However, if you are struggling with your finances and you do not keep up with the payments that you have committed to this will, of course, have a negative impact on your credit rating.
Other Debt Consolidation Options
As mentioned earlier, a debt consolidation loan is not the only option out there for individuals who are in financial trouble. There are a number of other solutions you can consider, and we will look at some of these below.
Debt Management Plan
The first option is a debt management plan, which is often shortened to the DMP.
This is suitable for individuals that have some money left over at the end of every month but do not have enough money left to pay all of their debt.
With a debt management plan, a debt management company would draw up a proposal for all of your creditors and this will ask them to accept reduced payments. They will also ask for any charges and interest to be stopped.
Of course, you need to account for the fees that can be charged for a service like this, and there is always the chance that your creditors will not agree to the proposed plan. This means you will still be sent payment orders and you could have further court action taken against you if you don’t pay these.
Individual Voluntary Arrangement
Another solution is an individual voluntary arrangement, which is abbreviated to IVA. This is a legal process for individuals that have unsecured debts amounting to a few thousand pounds or more.
With this sort of debt solution, an insolvency practitioner will arrange the agreement by helping you and advising you throughout the process. They will take a look at your current financial situation and they will draw up proposals for all of your creditors.
With this sort of arrangement, your available income is used so that you can make monthly payments towards your debt that are affordable over a period of time, and this period of time is typically around the five-year mark.
Not only this, but you can pay a lump sum towards your debt if you are able to do so.
Once you get to the end of the agreed periods, then all of the debts are remaining will be written off.
For an IVA, creditors that represent at least 75% of your debt must vote in favour of this. When they do this, this means that they agree to take no further legal action against you to recover
Debt Relief Order
You could take out a debt relief order, which is suitable for individuals who have debts amounting to less than £20,000 and they don’t have any more money than £50 left over every month once they have paid for their essential living costs.
With a DRO, you are usually freed from your debts after one year and creditors cannot recover their money without the court’s permission. You will only be granted a DRO if the following applies:
• You have not applied for a DRO in the last six years
• You have lived or worked in England and Wales in the last three years
• You have less than £1,000 worth of assets (which, of course, means you can’t be a homeowner)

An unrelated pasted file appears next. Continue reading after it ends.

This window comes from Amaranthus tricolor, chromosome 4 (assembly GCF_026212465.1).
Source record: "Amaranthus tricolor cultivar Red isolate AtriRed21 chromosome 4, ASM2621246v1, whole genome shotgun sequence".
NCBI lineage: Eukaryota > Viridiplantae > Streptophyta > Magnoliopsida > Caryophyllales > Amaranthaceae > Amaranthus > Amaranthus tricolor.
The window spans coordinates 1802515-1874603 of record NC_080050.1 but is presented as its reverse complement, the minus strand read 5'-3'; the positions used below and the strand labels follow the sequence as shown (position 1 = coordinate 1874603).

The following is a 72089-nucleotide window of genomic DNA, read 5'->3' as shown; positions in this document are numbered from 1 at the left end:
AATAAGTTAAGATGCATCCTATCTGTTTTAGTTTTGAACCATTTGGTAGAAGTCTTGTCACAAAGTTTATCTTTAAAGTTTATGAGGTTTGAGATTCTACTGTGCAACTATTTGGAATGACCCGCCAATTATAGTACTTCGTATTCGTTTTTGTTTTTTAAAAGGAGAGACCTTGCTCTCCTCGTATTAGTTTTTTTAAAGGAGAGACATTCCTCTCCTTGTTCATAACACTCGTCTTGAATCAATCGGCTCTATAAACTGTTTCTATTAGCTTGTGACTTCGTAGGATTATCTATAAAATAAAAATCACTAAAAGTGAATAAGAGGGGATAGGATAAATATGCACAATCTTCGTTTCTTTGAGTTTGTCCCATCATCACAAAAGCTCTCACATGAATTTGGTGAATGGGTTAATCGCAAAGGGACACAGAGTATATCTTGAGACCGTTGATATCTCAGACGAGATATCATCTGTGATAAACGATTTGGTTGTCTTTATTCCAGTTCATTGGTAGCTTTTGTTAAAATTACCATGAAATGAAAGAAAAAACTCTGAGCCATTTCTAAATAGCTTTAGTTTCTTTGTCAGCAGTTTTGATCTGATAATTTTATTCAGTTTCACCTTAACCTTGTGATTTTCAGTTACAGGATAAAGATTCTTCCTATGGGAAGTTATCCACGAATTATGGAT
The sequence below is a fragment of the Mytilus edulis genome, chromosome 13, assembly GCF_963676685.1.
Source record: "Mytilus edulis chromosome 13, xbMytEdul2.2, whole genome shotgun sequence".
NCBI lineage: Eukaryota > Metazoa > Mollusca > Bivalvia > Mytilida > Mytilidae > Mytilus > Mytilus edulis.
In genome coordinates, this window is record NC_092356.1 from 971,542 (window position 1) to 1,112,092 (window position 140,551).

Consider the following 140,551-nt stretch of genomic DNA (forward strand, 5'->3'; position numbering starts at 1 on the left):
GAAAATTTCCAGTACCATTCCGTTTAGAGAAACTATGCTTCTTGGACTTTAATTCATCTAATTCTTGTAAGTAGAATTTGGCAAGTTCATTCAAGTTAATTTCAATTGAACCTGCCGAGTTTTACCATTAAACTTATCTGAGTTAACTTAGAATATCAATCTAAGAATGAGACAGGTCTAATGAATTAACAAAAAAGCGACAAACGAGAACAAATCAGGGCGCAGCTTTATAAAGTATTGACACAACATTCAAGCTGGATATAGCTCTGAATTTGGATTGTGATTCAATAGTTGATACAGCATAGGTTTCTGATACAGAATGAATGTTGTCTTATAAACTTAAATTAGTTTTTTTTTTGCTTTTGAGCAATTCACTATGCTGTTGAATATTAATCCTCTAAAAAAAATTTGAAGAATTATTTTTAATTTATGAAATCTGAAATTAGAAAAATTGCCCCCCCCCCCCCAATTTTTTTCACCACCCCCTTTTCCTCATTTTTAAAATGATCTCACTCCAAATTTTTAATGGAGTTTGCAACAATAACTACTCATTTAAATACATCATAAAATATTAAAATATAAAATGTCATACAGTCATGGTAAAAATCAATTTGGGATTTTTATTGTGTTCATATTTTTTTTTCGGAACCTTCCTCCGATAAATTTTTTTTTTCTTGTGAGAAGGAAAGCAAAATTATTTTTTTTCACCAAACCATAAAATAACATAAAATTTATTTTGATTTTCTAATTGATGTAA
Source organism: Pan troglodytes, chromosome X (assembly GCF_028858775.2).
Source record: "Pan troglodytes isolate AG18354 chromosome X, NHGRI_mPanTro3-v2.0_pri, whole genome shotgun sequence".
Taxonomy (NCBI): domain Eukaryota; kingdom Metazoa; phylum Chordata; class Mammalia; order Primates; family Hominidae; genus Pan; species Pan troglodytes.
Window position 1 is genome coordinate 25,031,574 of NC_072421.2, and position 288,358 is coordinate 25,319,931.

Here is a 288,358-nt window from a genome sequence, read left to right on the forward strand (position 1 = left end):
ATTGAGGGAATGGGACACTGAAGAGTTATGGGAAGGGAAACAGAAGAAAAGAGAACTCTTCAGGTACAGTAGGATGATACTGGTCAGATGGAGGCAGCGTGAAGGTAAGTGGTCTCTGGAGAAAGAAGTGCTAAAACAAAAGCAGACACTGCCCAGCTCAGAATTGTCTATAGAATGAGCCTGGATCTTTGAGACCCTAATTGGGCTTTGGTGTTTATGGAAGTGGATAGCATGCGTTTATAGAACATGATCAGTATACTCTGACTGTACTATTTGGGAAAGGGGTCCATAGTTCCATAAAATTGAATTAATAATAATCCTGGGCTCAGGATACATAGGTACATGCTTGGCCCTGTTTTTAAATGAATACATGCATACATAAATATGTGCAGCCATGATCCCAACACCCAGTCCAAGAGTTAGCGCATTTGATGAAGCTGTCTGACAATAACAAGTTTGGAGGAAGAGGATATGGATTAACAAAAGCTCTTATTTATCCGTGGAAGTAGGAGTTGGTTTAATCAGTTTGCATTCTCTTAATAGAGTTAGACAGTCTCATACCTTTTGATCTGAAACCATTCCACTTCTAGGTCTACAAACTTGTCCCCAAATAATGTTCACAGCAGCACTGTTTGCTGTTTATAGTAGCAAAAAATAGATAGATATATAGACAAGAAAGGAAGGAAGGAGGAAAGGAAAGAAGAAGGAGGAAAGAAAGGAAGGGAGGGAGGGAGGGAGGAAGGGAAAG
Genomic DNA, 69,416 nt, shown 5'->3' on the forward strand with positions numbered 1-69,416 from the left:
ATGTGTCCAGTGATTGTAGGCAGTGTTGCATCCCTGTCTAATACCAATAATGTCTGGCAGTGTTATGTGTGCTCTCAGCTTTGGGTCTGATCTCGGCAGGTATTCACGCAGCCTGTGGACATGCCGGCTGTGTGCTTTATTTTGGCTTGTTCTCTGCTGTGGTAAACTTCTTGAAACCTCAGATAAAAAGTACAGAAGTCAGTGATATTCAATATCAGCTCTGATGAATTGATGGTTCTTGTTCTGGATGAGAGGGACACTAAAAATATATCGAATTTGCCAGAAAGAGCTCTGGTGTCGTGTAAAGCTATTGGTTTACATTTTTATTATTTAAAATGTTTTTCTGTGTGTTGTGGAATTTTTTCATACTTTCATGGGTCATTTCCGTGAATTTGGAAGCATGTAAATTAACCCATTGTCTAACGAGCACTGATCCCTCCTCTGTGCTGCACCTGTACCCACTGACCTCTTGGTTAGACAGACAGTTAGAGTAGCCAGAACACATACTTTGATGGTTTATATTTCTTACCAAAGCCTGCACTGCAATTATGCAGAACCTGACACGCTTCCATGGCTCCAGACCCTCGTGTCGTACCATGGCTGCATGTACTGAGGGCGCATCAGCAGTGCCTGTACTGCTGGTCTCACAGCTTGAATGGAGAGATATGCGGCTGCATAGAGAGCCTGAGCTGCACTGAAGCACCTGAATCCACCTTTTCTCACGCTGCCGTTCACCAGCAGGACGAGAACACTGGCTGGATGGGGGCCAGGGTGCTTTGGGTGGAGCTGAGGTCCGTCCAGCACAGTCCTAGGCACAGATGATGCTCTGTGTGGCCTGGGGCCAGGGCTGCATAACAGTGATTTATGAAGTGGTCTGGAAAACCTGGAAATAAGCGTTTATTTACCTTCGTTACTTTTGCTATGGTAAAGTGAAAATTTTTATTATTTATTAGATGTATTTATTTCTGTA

• You have less than £50 a month spare income
• You owe less than £20,000
• Filing for bankruptcy
• You can also file for bankruptcy, which is a legal procedure for anyone who cannot pay their debts within a reasonable frame of time.
Declaring for bankruptcy is not a decision to take lightly. However, if you cannot pay any of your debts back, it may be the only option.
To file for bankruptcy, you would need to fill in a form on the UK Government website, which ironically costs £680. This will show on your credit report for six years, meaning you will find it extremely difficult to take out credit. Plus, if you own a home, you may be forced to sell it, as well as selling some of your possessions.
Choosing the right debt solution for your needs
Ultimately, the solution you choose will come down to your own personal situation. It all depends on the debt that you currently have, how they are spread across the monthly, and how much money you have coming in on a monthly basis.
This is why it’s always a good idea to talk to an expert who is transparent and will give you their opinion regarding the best solution for you.
Home Owner Loans / 2nd Charge Mortgages
At trufe. we always aim to look source the most effective financial solution for our customers, providing independent honest, straight forward advice and guidance where possible.
We tend to find that debt consolidation through a second mortgage for individuals who have over £25,000 of unsecured debt is a sensible solution, but everyone’s circumstances are different.
As discussed in this article, there are advantages and disadvantages to this course of action. Your home may be repossessed if you do not keep up repayments on a loan or mortgage secured upon it.
If you own a home and a debt consolidation loan sounds like it could be a suitable solution, please contact us using the form below and after an initial consultation, we will search the whole market for a suitable solution.